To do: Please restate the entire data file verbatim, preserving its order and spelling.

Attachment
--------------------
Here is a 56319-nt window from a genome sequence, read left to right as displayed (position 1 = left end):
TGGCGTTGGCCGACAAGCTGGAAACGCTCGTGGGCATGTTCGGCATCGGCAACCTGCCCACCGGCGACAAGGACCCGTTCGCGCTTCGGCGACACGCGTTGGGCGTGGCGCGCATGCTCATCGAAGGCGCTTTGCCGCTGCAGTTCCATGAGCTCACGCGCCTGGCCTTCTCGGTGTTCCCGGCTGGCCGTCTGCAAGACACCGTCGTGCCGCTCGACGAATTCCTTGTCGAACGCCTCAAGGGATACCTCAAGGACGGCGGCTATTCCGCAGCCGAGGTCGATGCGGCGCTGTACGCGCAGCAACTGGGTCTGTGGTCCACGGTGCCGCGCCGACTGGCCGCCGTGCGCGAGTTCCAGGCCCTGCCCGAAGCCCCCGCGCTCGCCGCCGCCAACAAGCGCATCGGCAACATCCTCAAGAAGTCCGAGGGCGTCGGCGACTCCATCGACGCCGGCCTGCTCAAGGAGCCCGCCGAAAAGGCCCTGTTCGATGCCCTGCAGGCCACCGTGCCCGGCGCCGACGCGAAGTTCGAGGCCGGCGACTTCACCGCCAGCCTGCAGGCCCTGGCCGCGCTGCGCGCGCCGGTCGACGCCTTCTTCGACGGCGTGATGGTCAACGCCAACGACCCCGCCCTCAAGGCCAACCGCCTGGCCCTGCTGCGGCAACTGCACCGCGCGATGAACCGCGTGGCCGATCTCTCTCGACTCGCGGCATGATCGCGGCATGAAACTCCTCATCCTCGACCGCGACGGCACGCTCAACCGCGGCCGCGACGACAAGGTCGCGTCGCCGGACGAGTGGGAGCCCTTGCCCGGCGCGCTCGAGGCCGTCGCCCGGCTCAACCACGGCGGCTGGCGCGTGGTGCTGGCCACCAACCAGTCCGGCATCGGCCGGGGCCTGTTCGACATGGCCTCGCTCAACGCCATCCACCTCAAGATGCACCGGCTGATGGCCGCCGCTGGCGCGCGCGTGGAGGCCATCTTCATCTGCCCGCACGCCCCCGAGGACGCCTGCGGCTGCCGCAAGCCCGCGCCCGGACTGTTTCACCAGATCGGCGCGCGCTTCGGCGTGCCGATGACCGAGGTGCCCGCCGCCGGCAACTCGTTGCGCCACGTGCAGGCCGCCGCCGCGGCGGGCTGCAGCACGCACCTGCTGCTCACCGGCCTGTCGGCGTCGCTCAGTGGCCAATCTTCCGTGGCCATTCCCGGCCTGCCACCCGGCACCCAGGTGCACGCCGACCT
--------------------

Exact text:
Here is a 56319-nt window from a genome sequence, read left to right as displayed (position 1 = left end):
TGGCGTTGGCCGACAAGCTGGAAACGCTCGTGGGCATGTTCGGCATCGGCAACCTGCCCACCGGCGACAAGGACCCGTTCGCGCTTCGGCGACACGCGTTGGGCGTGGCGCGCATGCTCATCGAAGGCGCTTTGCCGCTGCAGTTCCATGAGCTCACGCGCCTGGCCTTCTCGGTGTTCCCGGCTGGCCGTCTGCAAGACACCGTCGTGCCGCTCGACGAATTCCTTGTCGAACGCCTCAAGGGATACCTCAAGGACGGCGGCTATTCCGCAGCCGAGGTCGATGCGGCGCTGTACGCGCAGCAACTGGGTCTGTGGTCCACGGTGCCGCGCCGACTGGCCGCCGTGCGCGAGTTCCAGGCCCTGCCCGAAGCCCCCGCGCTCGCCGCCGCCAACAAGCGCATCGGCAACATCCTCAAGAAGTCCGAGGGCGTCGGCGACTCCATCGACGCCGGCCTGCTCAAGGAGCCCGCCGAAAAGGCCCTGTTCGATGCCCTGCAGGCCACCGTGCCCGGCGCCGACGCGAAGTTCGAGGCCGGCGACTTCACCGCCAGCCTGCAGGCCCTGGCCGCGCTGCGCGCGCCGGTCGACGCCTTCTTCGACGGCGTGATGGTCAACGCCAACGACCCCGCCCTCAAGGCCAACCGCCTGGCCCTGCTGCGGCAACTGCACCGCGCGATGAACCGCGTGGCCGATCTCTCTCGACTCGCGGCATGATCGCGGCATGAAACTCCTCATCCTCGACCGCGACGGCACGCTCAACCGCGGCCGCGACGACAAGGTCGCGTCGCCGGACGAGTGGGAGCCCTTGCCCGGCGCGCTCGAGGCCGTCGCCCGGCTCAACCACGGCGGCTGGCGCGTGGTGCTGGCCACCAACCAGTCCGGCATCGGCCGGGGCCTGTTCGACATGGCCTCGCTCAACGCCATCCACCTCAAGATGCACCGGCTGATGGCCGCCGCTGGCGCGCGCGTGGAGGCCATCTTCATCTGCCCGCACGCCCCCGAGGACGCCTGCGGCTGCCGCAAGCCCGCGCCCGGACTGTTTCACCAGATCGGCGCGCGCTTCGGCGTGCCGATGACCGAGGTGCCCGCCGCCGGCAACTCGTTGCGCCACGTGCAGGCCGCCGCCGCGGCGGGCTGCAGCACGCACCTGCTGCTCACCGGCCTGTCGGCGTCGCTCAGTGGCCAATCTTCCGTGGCCATTCCCGGCCTGCCACCCGGCACCCAGGTGCACGCCGACCT